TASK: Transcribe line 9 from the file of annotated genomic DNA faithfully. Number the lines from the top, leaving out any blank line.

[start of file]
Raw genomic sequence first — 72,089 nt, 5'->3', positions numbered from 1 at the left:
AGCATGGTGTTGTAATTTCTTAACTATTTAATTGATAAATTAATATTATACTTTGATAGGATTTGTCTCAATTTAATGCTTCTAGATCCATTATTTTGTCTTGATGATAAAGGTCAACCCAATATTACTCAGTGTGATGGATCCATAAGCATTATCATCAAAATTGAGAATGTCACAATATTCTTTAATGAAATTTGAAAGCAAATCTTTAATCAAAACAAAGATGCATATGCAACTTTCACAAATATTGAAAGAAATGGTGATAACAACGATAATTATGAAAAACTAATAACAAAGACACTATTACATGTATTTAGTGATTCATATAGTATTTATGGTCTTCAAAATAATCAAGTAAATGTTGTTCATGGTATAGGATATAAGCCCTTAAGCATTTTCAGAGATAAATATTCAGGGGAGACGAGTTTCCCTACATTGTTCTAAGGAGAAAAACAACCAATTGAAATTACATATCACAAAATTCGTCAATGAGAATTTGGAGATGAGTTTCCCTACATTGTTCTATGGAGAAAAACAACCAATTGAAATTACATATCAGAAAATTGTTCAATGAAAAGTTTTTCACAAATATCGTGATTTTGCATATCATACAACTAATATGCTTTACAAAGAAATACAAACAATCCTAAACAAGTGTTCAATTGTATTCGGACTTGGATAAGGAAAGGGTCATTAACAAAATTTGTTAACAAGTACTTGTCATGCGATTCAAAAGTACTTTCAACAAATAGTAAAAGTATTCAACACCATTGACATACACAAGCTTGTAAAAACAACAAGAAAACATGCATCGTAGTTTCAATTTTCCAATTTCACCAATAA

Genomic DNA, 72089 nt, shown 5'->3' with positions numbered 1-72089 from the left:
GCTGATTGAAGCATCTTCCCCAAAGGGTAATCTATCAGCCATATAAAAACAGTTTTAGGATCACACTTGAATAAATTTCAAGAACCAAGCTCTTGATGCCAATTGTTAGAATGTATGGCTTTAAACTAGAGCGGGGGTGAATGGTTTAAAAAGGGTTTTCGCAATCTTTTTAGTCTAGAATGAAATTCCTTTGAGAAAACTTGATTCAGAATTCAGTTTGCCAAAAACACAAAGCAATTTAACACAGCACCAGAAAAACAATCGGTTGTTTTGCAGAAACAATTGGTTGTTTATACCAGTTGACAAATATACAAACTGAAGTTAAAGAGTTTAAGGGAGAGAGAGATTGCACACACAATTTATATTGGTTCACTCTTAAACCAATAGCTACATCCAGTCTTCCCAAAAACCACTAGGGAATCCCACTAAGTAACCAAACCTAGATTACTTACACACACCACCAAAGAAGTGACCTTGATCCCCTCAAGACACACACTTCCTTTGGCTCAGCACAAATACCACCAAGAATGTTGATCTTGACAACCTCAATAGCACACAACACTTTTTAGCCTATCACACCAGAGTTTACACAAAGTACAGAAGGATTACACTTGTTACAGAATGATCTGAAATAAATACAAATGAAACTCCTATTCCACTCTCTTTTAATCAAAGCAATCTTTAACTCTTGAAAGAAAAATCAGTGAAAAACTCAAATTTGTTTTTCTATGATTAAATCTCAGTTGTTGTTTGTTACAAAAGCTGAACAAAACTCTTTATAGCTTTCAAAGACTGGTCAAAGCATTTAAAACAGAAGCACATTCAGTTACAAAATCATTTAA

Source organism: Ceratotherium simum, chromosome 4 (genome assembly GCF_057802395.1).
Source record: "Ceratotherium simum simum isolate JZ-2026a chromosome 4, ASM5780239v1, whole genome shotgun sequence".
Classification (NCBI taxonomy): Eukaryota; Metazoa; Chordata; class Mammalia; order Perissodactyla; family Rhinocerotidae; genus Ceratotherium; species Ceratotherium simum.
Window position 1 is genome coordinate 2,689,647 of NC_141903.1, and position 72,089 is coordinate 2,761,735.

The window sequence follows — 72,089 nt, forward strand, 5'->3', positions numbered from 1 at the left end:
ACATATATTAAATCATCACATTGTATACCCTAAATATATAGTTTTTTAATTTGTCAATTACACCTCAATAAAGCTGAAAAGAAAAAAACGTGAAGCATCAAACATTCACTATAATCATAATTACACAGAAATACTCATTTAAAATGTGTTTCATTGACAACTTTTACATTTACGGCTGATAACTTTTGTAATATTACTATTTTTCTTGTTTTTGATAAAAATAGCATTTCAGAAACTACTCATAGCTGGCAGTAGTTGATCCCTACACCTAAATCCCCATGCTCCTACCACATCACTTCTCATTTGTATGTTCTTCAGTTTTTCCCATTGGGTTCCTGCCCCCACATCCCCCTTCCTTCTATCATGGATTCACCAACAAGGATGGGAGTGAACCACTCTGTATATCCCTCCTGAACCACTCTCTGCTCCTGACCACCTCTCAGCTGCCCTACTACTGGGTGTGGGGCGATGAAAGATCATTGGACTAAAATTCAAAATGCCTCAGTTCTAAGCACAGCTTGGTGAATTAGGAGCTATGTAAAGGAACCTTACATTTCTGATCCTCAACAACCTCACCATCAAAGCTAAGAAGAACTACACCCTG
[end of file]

The window sequence follows — 72,089 nt, forward strand, 5'->3', positions numbered from 1 at the left end: